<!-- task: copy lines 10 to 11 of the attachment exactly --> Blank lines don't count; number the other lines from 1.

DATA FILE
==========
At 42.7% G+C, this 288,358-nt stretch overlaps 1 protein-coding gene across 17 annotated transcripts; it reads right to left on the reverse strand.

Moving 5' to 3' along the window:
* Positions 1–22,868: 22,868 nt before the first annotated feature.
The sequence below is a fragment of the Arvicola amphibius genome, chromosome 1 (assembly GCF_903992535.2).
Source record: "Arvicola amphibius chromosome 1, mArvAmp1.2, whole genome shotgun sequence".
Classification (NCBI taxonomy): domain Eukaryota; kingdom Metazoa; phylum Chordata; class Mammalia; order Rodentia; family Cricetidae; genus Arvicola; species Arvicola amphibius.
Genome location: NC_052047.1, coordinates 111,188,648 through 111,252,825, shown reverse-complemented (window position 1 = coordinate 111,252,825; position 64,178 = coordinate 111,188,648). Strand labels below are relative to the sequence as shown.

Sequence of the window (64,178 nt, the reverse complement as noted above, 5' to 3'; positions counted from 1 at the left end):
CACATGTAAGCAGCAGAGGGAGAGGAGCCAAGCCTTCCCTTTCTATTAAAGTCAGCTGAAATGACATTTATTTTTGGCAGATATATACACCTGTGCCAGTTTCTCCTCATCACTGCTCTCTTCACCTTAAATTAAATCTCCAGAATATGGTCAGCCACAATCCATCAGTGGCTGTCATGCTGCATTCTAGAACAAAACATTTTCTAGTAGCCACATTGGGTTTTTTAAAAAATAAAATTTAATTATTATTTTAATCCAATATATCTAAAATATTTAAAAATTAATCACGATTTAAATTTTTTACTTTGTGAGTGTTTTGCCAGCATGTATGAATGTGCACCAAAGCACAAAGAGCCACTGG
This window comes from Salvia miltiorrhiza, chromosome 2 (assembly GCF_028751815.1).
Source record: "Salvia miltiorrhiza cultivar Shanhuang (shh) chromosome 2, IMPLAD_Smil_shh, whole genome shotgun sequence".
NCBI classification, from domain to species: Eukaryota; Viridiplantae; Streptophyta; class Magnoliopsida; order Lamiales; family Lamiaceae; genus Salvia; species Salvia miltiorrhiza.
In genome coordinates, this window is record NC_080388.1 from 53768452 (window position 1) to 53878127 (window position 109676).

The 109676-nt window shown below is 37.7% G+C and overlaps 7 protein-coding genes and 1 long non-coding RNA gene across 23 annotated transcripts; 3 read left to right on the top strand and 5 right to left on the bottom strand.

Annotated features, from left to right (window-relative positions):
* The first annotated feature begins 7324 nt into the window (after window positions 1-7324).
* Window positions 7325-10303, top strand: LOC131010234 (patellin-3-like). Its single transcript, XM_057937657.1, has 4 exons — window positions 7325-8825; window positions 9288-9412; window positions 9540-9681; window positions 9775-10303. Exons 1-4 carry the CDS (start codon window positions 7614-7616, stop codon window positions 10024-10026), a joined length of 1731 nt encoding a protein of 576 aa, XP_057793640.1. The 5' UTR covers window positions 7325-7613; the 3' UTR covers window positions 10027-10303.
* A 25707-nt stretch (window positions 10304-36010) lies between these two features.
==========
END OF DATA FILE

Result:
This window comes from Salvia miltiorrhiza, chromosome 2 (assembly GCF_028751815.1).
Source record: "Salvia miltiorrhiza cultivar Shanhuang (shh) chromosome 2, IMPLAD_Smil_shh, whole genome shotgun sequence".